I wanted to say that the devil is real and deceives many and there were many Saints of the Church, who were in the Will of God, that still dealt with the attacks of the devil. I can see in these recent years a great delusion against humanity of the devil and there are even those who think he is their friend when in reality he wants nothing but to deceive and destroy them. God help us!

  11. Lynette says:

    The Unbound book and all materials do state that an Unbound prayer session would only be the beginning of a conversion process. Many people do experience an amazing turnaround, but for many others it’s a turning point, much more gentle and quiet. Our heavenly Father works with everyone differently. From what I have read and experienced it sounds like a wonderful and timely ministry!

  12. Geoff says:

    Thank you for your moving and powerful testimony.

  13. John says:

    There’s a fine line in discussions between ‘exorcism’ and ‘deliverance’ in the conversations. Lozano is not as definitive as Father has been here. Thank you for writing this, and for sharing you own journey.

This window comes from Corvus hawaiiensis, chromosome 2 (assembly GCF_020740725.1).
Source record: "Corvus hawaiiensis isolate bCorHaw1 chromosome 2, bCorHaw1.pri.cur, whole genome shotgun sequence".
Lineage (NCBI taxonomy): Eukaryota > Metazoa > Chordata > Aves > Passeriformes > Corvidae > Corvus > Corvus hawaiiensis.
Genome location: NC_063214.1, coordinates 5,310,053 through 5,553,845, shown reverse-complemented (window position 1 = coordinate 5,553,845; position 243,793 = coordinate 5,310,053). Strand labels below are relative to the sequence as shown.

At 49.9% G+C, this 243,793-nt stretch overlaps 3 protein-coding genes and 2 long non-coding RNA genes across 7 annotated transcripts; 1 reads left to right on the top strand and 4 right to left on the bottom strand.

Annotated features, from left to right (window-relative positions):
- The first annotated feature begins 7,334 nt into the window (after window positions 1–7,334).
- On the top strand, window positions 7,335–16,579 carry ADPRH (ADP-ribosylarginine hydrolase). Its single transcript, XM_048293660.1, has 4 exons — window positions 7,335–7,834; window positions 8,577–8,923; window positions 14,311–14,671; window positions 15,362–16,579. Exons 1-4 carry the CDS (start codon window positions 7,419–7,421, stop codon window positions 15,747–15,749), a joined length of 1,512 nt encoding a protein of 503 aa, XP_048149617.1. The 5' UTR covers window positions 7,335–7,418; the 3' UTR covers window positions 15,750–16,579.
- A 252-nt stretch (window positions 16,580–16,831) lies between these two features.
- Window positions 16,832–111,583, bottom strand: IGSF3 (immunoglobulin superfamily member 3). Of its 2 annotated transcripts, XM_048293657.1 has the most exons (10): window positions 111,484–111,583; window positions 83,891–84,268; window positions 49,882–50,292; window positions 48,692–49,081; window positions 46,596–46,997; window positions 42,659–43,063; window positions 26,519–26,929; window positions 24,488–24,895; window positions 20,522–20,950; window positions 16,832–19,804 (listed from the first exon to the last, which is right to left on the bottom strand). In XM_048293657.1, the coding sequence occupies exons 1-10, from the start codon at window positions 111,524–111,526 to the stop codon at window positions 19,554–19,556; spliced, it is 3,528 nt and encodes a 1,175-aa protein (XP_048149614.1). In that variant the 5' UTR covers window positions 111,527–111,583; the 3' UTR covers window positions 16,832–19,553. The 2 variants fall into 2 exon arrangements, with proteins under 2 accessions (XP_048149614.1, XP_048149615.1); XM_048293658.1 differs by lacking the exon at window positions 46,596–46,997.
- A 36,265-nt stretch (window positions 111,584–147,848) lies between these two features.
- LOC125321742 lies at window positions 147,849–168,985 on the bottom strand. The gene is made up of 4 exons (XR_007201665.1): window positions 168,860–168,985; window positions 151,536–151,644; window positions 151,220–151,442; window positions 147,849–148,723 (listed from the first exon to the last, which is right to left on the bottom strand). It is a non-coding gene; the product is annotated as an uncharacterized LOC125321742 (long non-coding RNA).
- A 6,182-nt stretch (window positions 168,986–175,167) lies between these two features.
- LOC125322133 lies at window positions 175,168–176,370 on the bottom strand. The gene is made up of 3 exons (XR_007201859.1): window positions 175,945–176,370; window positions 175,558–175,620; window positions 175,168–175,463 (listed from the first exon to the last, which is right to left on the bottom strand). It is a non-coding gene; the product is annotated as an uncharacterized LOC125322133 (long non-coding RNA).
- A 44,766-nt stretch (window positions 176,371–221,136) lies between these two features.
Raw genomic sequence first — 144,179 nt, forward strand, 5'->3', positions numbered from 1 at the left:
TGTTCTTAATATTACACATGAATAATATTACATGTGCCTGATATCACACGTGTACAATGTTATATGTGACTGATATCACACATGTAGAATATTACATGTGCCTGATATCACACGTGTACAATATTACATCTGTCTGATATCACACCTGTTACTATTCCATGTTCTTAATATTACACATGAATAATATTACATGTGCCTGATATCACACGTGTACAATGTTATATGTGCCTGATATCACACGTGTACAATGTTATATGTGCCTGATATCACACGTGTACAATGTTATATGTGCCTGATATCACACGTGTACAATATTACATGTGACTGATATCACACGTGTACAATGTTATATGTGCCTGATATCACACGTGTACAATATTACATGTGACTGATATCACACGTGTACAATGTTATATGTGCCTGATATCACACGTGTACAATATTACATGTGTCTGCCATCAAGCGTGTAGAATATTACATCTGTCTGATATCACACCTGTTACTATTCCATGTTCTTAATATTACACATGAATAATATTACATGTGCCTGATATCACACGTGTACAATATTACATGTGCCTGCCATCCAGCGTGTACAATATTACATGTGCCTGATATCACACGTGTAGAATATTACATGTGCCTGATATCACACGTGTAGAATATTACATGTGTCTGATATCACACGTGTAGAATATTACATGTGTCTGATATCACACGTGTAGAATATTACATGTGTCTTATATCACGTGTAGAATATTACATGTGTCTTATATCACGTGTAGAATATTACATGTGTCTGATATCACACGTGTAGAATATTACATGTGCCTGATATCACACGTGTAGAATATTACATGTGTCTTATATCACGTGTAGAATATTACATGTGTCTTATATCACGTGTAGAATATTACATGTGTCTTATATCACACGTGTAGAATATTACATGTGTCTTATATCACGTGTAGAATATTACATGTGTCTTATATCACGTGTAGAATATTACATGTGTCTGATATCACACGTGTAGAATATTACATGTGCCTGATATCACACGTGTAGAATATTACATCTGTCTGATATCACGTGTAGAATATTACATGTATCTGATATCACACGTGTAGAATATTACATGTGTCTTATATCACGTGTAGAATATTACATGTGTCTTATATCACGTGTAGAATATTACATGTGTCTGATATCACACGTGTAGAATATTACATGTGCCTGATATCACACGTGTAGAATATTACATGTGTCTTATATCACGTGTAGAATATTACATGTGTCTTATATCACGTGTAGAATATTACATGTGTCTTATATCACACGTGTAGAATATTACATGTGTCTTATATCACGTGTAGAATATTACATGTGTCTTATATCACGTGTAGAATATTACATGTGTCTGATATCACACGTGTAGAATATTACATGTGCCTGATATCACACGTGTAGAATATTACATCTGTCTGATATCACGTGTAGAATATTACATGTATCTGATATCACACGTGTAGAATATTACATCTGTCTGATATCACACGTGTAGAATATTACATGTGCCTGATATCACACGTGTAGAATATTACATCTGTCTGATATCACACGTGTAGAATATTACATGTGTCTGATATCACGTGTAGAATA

14. Luis Gamas says:

    Thank you Msgr. for your testimony. It strengthens our resolve to keep our sight in our Lord away from darkness. May our Heavenly Father keeps you always in his Sacred Heart and give you the peace that only within it can be enjoyed.

  15. Estevam says:

    Caro Monsenhor Charles Pope,
    desde que li este blog pela primeira vez, ele tem sido uma benção e um alento na minha vida. Agora, lendo este testemunho ficou claro para mim, porque as chagas da minha alma se sentem reconfortadas quando leio as suas palavras. Eu estou no início da jornada que você fez. Obrigado, pelo texto de hoje, como todos os outros de todo dia. Obrigado.

  16. John says:

    Dear Msgr. Charles;
    Please note (and make known) that Neal Lozano’s book “UNBOUND: A Practical Guide to Deliverance” contains neither an Imprimatur nor a Nihil Obstat. while “Resisting the Devil” does.
    The reason for this, I’m told, is in Key #4 – Taking Authority. It seems that, in Neal’s book, and web resource pages, the Lay minister assumes Sacerdotal authority in commanding the demons to leave rather than leading the person being ministered to in taking the authority over themselves and, after renouncing them, commanding the demons to leave by the authority they have over themselves. Your thoughts?
    Thank you and God Bless.
    John